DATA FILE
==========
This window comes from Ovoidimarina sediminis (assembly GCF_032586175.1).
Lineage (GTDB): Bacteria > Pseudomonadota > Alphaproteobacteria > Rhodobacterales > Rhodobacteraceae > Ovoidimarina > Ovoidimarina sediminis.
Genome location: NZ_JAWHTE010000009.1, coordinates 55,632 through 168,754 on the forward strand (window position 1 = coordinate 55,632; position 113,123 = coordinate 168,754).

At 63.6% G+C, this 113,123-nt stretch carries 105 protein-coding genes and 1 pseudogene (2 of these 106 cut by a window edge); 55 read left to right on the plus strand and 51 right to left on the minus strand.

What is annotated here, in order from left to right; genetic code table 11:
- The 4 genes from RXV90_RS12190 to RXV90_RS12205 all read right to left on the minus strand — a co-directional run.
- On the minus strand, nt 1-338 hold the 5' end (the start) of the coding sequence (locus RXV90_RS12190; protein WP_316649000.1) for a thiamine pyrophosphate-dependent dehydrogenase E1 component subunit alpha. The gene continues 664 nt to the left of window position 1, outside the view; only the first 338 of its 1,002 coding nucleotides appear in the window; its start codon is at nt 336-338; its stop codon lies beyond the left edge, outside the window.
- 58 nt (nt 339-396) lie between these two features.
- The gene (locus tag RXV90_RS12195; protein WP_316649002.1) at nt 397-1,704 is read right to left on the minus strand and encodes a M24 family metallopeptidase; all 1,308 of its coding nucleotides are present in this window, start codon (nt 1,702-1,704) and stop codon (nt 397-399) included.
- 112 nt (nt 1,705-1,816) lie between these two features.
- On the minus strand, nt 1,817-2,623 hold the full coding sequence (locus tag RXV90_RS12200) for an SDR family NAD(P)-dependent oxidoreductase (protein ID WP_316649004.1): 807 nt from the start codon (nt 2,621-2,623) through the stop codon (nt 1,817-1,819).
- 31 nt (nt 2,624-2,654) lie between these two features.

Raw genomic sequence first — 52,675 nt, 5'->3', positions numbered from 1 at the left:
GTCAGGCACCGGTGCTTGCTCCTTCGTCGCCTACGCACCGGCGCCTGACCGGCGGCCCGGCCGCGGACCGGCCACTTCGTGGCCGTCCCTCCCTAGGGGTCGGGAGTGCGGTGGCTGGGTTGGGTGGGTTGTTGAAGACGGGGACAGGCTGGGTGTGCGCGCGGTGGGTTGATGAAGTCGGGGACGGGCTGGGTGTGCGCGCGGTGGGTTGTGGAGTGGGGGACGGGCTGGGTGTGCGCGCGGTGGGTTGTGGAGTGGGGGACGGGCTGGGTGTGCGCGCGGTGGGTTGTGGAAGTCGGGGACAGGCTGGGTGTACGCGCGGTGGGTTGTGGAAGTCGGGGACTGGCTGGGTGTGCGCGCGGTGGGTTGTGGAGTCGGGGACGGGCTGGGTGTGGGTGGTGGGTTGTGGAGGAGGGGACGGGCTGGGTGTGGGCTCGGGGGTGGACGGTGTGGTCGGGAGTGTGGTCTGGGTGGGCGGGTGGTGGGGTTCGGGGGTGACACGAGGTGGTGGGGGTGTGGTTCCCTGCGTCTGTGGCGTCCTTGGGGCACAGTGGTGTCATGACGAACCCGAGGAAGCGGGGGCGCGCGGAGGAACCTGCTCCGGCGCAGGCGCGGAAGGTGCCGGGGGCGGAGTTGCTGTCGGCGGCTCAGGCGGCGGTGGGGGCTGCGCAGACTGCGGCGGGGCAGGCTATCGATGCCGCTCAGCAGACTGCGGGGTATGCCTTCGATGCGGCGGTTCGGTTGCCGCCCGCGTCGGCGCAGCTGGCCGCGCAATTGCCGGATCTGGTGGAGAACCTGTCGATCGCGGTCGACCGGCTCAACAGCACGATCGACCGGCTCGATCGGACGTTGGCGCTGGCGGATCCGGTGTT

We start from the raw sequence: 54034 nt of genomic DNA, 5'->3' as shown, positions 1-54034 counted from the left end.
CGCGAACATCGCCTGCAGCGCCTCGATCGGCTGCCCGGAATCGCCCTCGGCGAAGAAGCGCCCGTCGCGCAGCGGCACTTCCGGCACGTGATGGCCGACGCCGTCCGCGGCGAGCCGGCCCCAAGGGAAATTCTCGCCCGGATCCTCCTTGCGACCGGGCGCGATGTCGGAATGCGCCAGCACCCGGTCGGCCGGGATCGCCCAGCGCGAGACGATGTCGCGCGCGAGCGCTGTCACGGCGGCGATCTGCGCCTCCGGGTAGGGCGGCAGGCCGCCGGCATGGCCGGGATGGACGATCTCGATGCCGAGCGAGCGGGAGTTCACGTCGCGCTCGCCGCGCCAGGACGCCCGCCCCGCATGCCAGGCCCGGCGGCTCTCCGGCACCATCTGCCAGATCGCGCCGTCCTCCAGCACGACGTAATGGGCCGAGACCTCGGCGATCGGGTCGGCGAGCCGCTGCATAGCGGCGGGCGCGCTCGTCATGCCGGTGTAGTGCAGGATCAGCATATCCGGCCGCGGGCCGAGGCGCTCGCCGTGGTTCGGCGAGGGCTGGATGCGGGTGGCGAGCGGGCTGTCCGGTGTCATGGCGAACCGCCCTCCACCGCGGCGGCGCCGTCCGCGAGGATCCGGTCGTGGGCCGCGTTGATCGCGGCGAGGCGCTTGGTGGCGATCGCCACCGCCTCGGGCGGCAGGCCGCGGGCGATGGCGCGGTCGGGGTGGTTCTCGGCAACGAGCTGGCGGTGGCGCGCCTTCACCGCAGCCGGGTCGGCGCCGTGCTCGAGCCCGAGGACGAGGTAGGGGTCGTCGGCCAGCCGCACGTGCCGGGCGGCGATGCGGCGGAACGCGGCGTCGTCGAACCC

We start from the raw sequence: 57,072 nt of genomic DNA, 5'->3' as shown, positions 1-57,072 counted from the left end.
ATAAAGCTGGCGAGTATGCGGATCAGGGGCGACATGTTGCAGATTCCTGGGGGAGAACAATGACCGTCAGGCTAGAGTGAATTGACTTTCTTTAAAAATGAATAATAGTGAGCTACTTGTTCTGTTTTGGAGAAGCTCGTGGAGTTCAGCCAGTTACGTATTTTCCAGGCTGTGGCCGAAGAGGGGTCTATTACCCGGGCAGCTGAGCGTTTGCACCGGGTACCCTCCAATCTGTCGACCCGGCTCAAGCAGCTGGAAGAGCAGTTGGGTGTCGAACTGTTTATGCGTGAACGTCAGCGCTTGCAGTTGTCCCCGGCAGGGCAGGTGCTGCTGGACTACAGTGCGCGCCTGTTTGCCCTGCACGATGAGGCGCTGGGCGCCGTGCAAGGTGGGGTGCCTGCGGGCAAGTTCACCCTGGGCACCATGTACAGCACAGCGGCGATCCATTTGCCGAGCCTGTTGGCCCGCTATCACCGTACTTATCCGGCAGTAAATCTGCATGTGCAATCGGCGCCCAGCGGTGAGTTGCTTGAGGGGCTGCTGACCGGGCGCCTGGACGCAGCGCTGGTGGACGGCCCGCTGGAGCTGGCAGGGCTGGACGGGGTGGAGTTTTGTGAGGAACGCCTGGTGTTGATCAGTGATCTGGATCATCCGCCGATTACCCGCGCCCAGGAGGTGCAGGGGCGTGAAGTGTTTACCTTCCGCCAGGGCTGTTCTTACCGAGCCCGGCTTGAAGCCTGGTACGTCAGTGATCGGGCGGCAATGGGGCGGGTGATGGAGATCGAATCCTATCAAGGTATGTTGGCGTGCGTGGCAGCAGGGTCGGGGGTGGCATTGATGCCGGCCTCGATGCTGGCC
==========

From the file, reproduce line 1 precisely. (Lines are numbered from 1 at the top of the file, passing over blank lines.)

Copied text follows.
This window comes from Ovoidimarina sediminis (assembly GCF_032586175.1).